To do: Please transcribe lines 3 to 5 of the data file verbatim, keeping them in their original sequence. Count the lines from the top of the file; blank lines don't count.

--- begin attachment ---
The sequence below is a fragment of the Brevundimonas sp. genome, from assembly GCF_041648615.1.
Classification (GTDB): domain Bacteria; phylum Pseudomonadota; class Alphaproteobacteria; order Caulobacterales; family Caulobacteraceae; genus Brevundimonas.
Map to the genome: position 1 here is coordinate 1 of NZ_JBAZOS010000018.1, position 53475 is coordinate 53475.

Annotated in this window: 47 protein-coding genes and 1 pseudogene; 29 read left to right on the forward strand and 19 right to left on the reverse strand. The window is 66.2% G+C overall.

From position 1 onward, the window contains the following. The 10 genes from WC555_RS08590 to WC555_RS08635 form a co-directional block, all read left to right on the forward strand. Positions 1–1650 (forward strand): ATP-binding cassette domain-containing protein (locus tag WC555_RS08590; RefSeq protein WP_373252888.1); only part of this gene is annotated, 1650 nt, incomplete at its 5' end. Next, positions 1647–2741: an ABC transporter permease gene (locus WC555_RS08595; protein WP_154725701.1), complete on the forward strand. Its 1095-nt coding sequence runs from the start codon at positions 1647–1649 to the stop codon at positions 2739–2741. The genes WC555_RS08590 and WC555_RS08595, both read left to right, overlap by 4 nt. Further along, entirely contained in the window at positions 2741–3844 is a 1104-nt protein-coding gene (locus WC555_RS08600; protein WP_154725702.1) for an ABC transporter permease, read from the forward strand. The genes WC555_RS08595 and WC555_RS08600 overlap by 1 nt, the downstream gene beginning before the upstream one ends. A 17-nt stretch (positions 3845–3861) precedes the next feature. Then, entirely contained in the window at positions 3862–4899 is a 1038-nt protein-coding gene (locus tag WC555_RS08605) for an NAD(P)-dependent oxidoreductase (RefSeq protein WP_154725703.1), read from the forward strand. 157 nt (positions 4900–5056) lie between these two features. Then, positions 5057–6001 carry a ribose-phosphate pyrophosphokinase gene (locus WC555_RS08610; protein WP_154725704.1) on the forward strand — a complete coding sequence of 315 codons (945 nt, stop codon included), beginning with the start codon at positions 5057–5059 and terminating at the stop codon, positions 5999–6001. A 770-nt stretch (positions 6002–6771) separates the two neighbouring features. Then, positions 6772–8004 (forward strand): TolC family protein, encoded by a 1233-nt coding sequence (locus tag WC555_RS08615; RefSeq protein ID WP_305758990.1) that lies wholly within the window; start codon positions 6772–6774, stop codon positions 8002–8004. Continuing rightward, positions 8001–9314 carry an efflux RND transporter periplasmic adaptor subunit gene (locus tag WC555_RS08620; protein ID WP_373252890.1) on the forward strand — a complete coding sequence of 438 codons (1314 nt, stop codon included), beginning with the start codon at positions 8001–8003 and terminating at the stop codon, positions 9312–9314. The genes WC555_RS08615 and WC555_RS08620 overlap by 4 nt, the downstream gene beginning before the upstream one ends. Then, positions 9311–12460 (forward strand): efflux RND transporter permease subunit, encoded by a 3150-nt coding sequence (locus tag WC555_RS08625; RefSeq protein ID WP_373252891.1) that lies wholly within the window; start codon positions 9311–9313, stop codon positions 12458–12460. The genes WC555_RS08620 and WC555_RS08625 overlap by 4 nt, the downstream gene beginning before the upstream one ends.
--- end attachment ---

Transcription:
Map to the genome: position 1 here is coordinate 1 of NZ_JBAZOS010000018.1, position 53475 is coordinate 53475.

Annotated in this window: 47 protein-coding genes and 1 pseudogene; 29 read left to right on the forward strand and 19 right to left on the reverse strand. The window is 66.2% G+C overall.

From position 1 onward, the window contains the following. The 10 genes from WC555_RS08590 to WC555_RS08635 form a co-directional block, all read left to right on the forward strand. Positions 1–1650 (forward strand): ATP-binding cassette domain-containing protein (locus tag WC555_RS08590; RefSeq protein WP_373252888.1); only part of this gene is annotated, 1650 nt, incomplete at its 5' end. Next, positions 1647–2741: an ABC transporter permease gene (locus WC555_RS08595; protein WP_154725701.1), complete on the forward strand. Its 1095-nt coding sequence runs from the start codon at positions 1647–1649 to the stop codon at positions 2739–2741. The genes WC555_RS08590 and WC555_RS08595, both read left to right, overlap by 4 nt. Further along, entirely contained in the window at positions 2741–3844 is a 1104-nt protein-coding gene (locus WC555_RS08600; protein WP_154725702.1) for an ABC transporter permease, read from the forward strand. The genes WC555_RS08595 and WC555_RS08600 overlap by 1 nt, the downstream gene beginning before the upstream one ends. A 17-nt stretch (positions 3845–3861) precedes the next feature. Then, entirely contained in the window at positions 3862–4899 is a 1038-nt protein-coding gene (locus tag WC555_RS08605) for an NAD(P)-dependent oxidoreductase (RefSeq protein WP_154725703.1), read from the forward strand. 157 nt (positions 4900–5056) lie between these two features. Then, positions 5057–6001 carry a ribose-phosphate pyrophosphokinase gene (locus WC555_RS08610; protein WP_154725704.1) on the forward strand — a complete coding sequence of 315 codons (945 nt, stop codon included), beginning with the start codon at positions 5057–5059 and terminating at the stop codon, positions 5999–6001. A 770-nt stretch (positions 6002–6771) separates the two neighbouring features. Then, positions 6772–8004 (forward strand): TolC family protein, encoded by a 1233-nt coding sequence (locus tag WC555_RS08615; RefSeq protein ID WP_305758990.1) that lies wholly within the window; start codon positions 6772–6774, stop codon positions 8002–8004. Continuing rightward, positions 8001–9314 carry an efflux RND transporter periplasmic adaptor subunit gene (locus tag WC555_RS08620; protein ID WP_373252890.1) on the forward strand — a complete coding sequence of 438 codons (1314 nt, stop codon included), beginning with the start codon at positions 8001–8003 and terminating at the stop codon, positions 9312–9314. The genes WC555_RS08615 and WC555_RS08620 overlap by 4 nt, the downstream gene beginning before the upstream one ends. Then, positions 9311–12460 (forward strand): efflux RND transporter permease subunit, encoded by a 3150-nt coding sequence (locus tag WC555_RS08625; RefSeq protein ID WP_373252891.1) that lies wholly within the window; start codon positions 9311–9313, stop codon positions 12458–12460. The genes WC555_RS08620 and WC555_RS08625 overlap by 4 nt, the downstream gene beginning before the upstream one ends.